MELBER:  And Common`s new memoir is Let Love Have The Last Word.  You once said if rap was Harlem, you`d be James Baldwin.


MELBER:  You must have mentored, you`re an author now.

COMMON:  Wow man, I mean, I`m not authoring at that level.  I say that.  But I do -- I am very grateful and inspired that this book is out and that I was able to tell a lot of my truth or write a lot about my journey to love better and love in a greater way for myself, for my loved ones around me, for strangers for the world, you know.

I think it`s -- you know, it`s something that in my life I want to from my experience is be able to tell my experiences so they can -- it can help others.

MELBER:  One of the experiences is you explained you had something that happened to you that you think you repressed and then it came back to you.  Tell us about that.

COMMON:  Yes.  So at one part of the book that I talked about being molested as a kid when I was around the age of nine, it`s almost like one of those memories I don`t know exactly every -- you know, like pinpoint every detail of but I do remember what happened.

It was something that I didn`t actually even think about or talk about or I tucked it away in my memories for such a long time until I was doing a film called The Tale that was based -- that was dealing with sexual abuse.  And I was like -- in a scene with Laura Dern, and we were talking in between scenes and I was like wait, I think this happened to me and it hit me at that moment.

MELBER:  So you`re on a movie set acting?


MELBER:  And that took you into your own emotions to say wait, I actually went through this and I haven`t thought about that in how long?

COMMON:  I hadn`t thought about it since it happened.  It was like one of those things I had forgotten.  And I think that human beings, we deal with things in different ways.  And I would like to say as people that are -- that are survivors that have been through a lot more difficult situations than mine and I -- and they have to allow themselves the time that it takes to go through that process and I have compassion for them.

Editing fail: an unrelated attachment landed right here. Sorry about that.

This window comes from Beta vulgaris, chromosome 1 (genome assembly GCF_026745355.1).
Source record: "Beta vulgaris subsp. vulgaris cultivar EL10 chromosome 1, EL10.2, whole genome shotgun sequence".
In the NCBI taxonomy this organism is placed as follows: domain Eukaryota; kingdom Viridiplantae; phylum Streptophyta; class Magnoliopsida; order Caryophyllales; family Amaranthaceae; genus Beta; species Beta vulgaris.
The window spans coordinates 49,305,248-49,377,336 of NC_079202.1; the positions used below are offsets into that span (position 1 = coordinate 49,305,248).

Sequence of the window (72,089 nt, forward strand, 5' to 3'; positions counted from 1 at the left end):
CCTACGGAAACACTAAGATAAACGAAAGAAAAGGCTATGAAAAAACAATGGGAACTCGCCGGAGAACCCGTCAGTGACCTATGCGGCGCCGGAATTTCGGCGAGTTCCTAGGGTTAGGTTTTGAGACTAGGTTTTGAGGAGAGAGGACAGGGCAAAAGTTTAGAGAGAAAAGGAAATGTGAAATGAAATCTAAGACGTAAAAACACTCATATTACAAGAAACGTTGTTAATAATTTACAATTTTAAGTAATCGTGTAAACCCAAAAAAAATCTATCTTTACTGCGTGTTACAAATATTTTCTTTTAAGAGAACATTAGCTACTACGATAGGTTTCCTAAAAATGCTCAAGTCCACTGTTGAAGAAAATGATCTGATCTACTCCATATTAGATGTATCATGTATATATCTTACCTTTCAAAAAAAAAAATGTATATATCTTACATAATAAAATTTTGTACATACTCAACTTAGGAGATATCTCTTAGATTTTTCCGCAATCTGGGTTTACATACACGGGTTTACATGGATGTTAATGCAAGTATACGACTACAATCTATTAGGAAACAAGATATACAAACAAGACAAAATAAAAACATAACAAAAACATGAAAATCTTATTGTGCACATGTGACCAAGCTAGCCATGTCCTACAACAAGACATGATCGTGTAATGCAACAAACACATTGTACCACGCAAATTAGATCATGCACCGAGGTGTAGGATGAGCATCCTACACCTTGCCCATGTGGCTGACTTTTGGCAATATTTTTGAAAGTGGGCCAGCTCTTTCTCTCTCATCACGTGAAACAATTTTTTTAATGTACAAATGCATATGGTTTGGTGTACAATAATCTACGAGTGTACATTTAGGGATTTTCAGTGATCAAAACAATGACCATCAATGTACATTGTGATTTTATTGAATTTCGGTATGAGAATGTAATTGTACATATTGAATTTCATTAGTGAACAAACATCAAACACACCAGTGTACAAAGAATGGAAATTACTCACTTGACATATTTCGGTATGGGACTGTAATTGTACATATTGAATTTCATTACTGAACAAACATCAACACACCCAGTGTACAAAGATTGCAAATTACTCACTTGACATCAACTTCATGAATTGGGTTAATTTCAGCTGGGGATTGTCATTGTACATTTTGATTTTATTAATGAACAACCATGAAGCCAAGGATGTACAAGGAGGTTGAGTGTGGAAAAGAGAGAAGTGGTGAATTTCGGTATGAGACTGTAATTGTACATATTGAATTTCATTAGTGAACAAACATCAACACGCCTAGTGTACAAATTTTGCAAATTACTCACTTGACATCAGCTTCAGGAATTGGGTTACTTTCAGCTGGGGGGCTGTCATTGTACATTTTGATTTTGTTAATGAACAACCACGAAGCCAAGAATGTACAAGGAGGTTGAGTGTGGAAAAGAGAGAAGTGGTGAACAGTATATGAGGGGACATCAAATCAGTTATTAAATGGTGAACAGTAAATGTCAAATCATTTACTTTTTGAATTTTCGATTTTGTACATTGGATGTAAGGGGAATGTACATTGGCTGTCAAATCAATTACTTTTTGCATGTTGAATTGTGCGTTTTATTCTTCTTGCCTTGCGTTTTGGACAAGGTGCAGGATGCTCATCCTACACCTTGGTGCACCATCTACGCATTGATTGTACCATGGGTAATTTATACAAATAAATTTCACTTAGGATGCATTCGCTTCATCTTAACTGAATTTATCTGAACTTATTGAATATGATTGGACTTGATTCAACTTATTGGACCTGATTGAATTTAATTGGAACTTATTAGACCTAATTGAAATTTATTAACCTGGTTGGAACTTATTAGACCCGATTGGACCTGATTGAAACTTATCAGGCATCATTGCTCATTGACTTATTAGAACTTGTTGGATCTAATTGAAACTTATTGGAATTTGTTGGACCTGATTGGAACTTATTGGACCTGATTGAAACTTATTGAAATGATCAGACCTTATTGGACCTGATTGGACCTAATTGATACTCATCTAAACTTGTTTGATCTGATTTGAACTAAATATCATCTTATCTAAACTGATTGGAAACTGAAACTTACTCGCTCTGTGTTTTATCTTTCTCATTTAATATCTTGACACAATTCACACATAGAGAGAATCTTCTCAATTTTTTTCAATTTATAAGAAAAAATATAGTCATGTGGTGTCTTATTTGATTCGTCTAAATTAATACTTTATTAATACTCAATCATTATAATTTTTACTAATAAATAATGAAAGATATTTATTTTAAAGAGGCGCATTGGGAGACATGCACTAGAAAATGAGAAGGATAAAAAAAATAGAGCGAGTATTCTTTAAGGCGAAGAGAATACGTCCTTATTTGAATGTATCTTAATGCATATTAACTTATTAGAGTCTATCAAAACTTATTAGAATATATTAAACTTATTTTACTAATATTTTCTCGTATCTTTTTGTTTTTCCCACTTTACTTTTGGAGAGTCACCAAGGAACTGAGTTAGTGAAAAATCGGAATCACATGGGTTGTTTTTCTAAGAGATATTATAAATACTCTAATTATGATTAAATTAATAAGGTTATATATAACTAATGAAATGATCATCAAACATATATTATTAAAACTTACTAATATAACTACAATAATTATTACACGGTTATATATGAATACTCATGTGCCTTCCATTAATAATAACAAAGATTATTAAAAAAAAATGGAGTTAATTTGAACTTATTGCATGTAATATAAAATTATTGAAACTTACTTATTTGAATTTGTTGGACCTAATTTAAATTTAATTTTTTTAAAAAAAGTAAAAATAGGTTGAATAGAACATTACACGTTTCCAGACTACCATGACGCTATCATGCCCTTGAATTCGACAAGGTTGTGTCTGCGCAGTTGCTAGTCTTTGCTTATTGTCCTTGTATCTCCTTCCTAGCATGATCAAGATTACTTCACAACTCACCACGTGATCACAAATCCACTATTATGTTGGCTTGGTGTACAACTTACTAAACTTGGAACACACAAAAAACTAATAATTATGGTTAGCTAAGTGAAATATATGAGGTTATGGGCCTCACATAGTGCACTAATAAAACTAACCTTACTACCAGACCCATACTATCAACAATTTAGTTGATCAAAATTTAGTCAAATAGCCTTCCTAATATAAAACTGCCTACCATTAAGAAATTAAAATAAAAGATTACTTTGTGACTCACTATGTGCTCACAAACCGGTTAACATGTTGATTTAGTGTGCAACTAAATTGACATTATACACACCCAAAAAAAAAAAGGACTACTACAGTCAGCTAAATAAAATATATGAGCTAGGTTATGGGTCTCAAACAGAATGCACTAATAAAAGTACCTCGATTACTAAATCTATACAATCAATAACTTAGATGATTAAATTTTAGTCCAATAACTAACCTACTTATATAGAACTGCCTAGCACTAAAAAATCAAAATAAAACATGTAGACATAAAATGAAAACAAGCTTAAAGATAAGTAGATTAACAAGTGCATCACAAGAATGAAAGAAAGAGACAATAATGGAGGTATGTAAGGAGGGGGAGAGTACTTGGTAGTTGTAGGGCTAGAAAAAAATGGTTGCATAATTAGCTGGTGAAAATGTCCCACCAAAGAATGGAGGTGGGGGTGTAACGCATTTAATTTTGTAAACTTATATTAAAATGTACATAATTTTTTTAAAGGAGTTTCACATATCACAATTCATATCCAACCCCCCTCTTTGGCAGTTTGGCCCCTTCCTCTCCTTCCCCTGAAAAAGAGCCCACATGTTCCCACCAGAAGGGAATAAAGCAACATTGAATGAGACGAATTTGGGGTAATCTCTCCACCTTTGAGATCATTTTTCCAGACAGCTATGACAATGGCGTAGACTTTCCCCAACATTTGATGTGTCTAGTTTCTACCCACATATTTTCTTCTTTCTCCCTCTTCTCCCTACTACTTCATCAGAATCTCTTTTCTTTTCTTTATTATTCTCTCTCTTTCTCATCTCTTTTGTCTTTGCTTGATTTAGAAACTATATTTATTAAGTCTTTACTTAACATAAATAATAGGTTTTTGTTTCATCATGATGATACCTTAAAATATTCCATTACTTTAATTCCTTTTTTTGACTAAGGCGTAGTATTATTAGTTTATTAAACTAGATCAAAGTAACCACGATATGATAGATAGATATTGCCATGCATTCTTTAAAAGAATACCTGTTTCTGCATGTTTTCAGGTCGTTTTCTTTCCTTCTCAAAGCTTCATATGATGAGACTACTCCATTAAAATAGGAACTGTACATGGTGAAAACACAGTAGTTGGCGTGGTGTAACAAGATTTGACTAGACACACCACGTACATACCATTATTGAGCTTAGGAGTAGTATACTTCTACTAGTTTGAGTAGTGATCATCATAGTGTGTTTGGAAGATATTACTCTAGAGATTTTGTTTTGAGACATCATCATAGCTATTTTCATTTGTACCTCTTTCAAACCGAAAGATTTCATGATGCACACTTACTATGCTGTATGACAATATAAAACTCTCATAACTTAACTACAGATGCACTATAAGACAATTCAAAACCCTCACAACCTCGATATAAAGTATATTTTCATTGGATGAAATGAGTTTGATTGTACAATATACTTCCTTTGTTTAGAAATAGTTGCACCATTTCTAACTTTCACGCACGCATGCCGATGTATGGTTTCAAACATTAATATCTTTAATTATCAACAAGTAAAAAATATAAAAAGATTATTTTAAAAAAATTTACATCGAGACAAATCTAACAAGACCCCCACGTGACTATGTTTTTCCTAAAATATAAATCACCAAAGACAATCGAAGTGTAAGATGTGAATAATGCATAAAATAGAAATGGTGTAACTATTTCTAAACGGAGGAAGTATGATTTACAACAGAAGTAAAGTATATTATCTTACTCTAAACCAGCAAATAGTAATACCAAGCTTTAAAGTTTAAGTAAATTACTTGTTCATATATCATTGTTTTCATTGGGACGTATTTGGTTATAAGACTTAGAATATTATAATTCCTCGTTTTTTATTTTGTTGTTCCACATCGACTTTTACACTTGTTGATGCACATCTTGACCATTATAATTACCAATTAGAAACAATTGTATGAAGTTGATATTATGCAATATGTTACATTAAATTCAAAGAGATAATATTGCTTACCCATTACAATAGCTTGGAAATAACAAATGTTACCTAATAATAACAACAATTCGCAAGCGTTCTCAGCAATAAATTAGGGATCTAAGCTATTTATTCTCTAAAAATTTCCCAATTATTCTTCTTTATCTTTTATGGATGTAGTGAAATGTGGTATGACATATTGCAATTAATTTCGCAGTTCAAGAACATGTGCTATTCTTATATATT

For myself, my experience has been about like me tucking it away and now having to deal with it in a way that`s like how can I forgive and move forward.  How do I, when I talk about this also do it from a place that it`s like man, this is for other people`s healing too.  Like this isn`t just about me.

The greatest purpose of it is like OK, if I`m telling my story, I believe that someone can -- will relate to it, somebody might be going through a similar trauma and say man this is -- I can talk about this now.

Because me talking about it has helped me and I feel as an artist, as somebody who`s in the public eye, we always show how great -- you know, like we like OK, you won Oscar, you want -- you know, you got these Grammys, you do -- but we also have to -- I feel like it`s my duty to show my flaws too or show my fear.

MELBER:  And that you`re struggling with certain things --


MELBER:  -- even as you have this other acclaim.

COMMON:  Exactly.

MELBER:  Someone who doesn`t have as much acclaim as you, I think it`s fair to say, is the current President.  You might be more popular than him.  And you know when you get up on the award stage and you mess with him, you know that bothers him.  We`re going to take a quick look at some of that.


COMMON:  A president that trolls with hate.  He don`t control our fate because God is great.  When they go low, we stay in the heights.  I stand for peace, love, and women`s rights


MELBER:  Why was it important for you to say that?

COMMON:  Well, it was important for me to say that because I feel like I`m a voice for a lot of human beings across our country, a lot of human beings that are being overlooked, a lot of human beings that are being ostracized and felt like they should be less than because of either color or religion or whatever, their sexual like choice, like if they may be from the LGBTQIA community.

Like it`s a lot of like just pushing people aside in a way, and I and I need to speak up.  I`m a person that I have to speak up if I see any injustice or somebody treat -- being treated less than where a whole society is being treated less than and I just decided I needed to speak up.

MELBER:  Did you think he`s going to hear about this?

COMMON:  I mean, it was the Oscars.  I felt that you know, like yes, he`s going to hear about this and I -- you know, I was ready for whatever he wanted to deliver.  It`s cool but I`m not --